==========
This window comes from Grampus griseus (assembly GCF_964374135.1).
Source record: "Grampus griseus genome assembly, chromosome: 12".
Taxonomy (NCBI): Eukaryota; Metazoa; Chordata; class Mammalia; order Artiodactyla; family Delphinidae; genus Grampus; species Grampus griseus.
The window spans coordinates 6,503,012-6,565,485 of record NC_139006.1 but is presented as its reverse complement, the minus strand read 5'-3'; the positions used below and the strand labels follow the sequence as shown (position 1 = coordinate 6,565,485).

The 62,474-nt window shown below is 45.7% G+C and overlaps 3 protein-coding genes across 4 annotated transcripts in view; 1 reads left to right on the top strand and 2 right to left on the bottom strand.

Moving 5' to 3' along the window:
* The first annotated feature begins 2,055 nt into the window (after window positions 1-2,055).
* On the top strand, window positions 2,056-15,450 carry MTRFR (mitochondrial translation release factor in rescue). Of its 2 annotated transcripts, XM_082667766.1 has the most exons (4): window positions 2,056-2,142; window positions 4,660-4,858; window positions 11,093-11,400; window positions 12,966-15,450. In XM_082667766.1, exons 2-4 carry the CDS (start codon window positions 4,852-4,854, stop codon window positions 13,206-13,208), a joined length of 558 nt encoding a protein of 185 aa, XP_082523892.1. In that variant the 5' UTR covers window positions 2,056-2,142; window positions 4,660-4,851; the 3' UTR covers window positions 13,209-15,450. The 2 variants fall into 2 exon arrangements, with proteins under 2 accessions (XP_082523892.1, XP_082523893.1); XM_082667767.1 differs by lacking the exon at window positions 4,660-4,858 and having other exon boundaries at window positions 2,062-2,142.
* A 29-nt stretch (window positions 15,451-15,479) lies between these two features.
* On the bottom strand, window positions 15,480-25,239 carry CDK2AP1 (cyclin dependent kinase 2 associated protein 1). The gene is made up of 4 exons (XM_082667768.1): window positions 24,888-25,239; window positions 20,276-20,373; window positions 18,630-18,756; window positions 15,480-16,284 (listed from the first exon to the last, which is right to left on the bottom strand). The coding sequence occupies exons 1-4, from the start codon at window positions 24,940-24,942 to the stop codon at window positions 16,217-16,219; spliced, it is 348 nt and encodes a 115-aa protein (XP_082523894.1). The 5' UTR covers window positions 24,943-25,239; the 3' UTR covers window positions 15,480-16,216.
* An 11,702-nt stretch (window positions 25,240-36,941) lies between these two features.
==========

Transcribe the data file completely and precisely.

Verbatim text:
This window comes from Grampus griseus (assembly GCF_964374135.1).
Source record: "Grampus griseus genome assembly, chromosome: 12".
Taxonomy (NCBI): Eukaryota; Metazoa; Chordata; class Mammalia; order Artiodactyla; family Delphinidae; genus Grampus; species Grampus griseus.
The window spans coordinates 6,503,012-6,565,485 of record NC_139006.1 but is presented as its reverse complement, the minus strand read 5'-3'; the positions used below and the strand labels follow the sequence as shown (position 1 = coordinate 6,565,485).

The 62,474-nt window shown below is 45.7% G+C and overlaps 3 protein-coding genes across 4 annotated transcripts in view; 1 reads left to right on the top strand and 2 right to left on the bottom strand.

Moving 5' to 3' along the window:
* The first annotated feature begins 2,055 nt into the window (after window positions 1-2,055).
* On the top strand, window positions 2,056-15,450 carry MTRFR (mitochondrial translation release factor in rescue). Of its 2 annotated transcripts, XM_082667766.1 has the most exons (4): window positions 2,056-2,142; window positions 4,660-4,858; window positions 11,093-11,400; window positions 12,966-15,450. In XM_082667766.1, exons 2-4 carry the CDS (start codon window positions 4,852-4,854, stop codon window positions 13,206-13,208), a joined length of 558 nt encoding a protein of 185 aa, XP_082523892.1. In that variant the 5' UTR covers window positions 2,056-2,142; window positions 4,660-4,851; the 3' UTR covers window positions 13,209-15,450. The 2 variants fall into 2 exon arrangements, with proteins under 2 accessions (XP_082523892.1, XP_082523893.1); XM_082667767.1 differs by lacking the exon at window positions 4,660-4,858 and having other exon boundaries at window positions 2,062-2,142.
* A 29-nt stretch (window positions 15,451-15,479) lies between these two features.
* On the bottom strand, window positions 15,480-25,239 carry CDK2AP1 (cyclin dependent kinase 2 associated protein 1). The gene is made up of 4 exons (XM_082667768.1): window positions 24,888-25,239; window positions 20,276-20,373; window positions 18,630-18,756; window positions 15,480-16,284 (listed from the first exon to the last, which is right to left on the bottom strand). The coding sequence occupies exons 1-4, from the start codon at window positions 24,940-24,942 to the stop codon at window positions 16,217-16,219; spliced, it is 348 nt and encodes a 115-aa protein (XP_082523894.1). The 5' UTR covers window positions 24,943-25,239; the 3' UTR covers window positions 15,480-16,216.
* An 11,702-nt stretch (window positions 25,240-36,941) lies between these two features.